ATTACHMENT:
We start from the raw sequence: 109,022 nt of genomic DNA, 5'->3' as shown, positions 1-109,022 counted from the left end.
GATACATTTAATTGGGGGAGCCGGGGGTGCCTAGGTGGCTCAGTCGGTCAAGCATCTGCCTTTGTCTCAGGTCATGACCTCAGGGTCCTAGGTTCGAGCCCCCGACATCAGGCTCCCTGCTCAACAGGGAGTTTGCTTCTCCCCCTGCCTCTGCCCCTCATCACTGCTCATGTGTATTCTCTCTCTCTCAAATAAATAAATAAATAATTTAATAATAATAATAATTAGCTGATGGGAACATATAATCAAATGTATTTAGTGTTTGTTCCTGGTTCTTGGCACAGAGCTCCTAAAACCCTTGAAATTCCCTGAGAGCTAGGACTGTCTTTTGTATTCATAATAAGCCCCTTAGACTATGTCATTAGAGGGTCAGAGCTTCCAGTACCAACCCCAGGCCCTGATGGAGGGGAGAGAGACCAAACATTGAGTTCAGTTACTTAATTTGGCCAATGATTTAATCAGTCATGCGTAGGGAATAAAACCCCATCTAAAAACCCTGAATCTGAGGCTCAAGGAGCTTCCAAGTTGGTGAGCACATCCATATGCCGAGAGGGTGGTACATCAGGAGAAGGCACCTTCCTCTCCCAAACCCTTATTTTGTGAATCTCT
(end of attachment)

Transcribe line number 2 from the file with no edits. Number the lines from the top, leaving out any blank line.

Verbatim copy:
GATACATTTAATTGGGGGAGCCGGGGGTGCCTAGGTGGCTCAGTCGGTCAAGCATCTGCCTTTGTCTCAGGTCATGACCTCAGGGTCCTAGGTTCGAGCCCCCGACATCAGGCTCCCTGCTCAACAGGGAGTTTGCTTCTCCCCCTGCCTCTGCCCCTCATCACTGCTCATGTGTATTCTCTCTCTCTCAAATAAATAAATAAATAATTTAATAATAATAATAATTAGCTGATGGGAACATATAATCAAATGTATTTAGTGTTTGTTCCTGGTTCTTGGCACAGAGCTCCTAAAACCCTTGAAATTCCCTGAGAGCTAGGACTGTCTTTTGTATTCATAATAAGCCCCTTAGACTATGTCATTAGAGGGTCAGAGCTTCCAGTACCAACCCCAGGCCCTGATGGAGGGGAGAGAGACCAAACATTGAGTTCAGTTACTTAATTTGGCCAATGATTTAATCAGTCATGCGTAGGGAATAAAACCCCATCTAAAAACCCTGAATCTGAGGCTCAAGGAGCTTCCAAGTTGGTGAGCACATCCATATGCCGAGAGGGTGGTACATCAGGAGAAGGCACCTTCCTCTCCCAAACCCTTATTTTGTGAATCTCT